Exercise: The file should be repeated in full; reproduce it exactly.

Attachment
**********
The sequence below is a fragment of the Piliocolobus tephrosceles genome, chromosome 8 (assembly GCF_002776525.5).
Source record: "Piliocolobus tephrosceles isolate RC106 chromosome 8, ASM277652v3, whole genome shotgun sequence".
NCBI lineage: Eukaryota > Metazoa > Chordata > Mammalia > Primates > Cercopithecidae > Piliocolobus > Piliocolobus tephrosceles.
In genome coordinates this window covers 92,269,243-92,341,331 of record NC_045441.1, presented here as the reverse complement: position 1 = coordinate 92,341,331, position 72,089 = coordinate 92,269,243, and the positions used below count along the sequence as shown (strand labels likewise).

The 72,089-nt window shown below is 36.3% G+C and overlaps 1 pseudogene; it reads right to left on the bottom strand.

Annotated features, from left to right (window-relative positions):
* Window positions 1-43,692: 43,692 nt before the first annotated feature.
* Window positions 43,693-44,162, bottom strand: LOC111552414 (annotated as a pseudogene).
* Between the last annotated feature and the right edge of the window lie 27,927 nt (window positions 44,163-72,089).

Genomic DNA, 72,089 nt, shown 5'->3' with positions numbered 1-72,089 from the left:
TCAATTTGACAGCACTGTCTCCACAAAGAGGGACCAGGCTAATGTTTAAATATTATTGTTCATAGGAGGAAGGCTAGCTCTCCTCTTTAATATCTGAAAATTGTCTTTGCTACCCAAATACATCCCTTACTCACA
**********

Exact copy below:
The sequence below is a fragment of the Piliocolobus tephrosceles genome, chromosome 8 (assembly GCF_002776525.5).
Source record: "Piliocolobus tephrosceles isolate RC106 chromosome 8, ASM277652v3, whole genome shotgun sequence".
NCBI lineage: Eukaryota > Metazoa > Chordata > Mammalia > Primates > Cercopithecidae > Piliocolobus > Piliocolobus tephrosceles.
In genome coordinates this window covers 92,269,243-92,341,331 of record NC_045441.1, presented here as the reverse complement: position 1 = coordinate 92,341,331, position 72,089 = coordinate 92,269,243, and the positions used below count along the sequence as shown (strand labels likewise).

The 72,089-nt window shown below is 36.3% G+C and overlaps 1 pseudogene; it reads right to left on the bottom strand.

Annotated features, from left to right (window-relative positions):
* Window positions 1-43,692: 43,692 nt before the first annotated feature.
* Window positions 43,693-44,162, bottom strand: LOC111552414 (annotated as a pseudogene).
* Between the last annotated feature and the right edge of the window lie 27,927 nt (window positions 44,163-72,089).

Genomic DNA, 72,089 nt, shown 5'->3' with positions numbered 1-72,089 from the left:
TCAATTTGACAGCACTGTCTCCACAAAGAGGGACCAGGCTAATGTTTAAATATTATTGTTCATAGGAGGAAGGCTAGCTCTCCTCTTTAATATCTGAAAATTGTCTTTGCTACCCAAATACATCCCTTACTCACA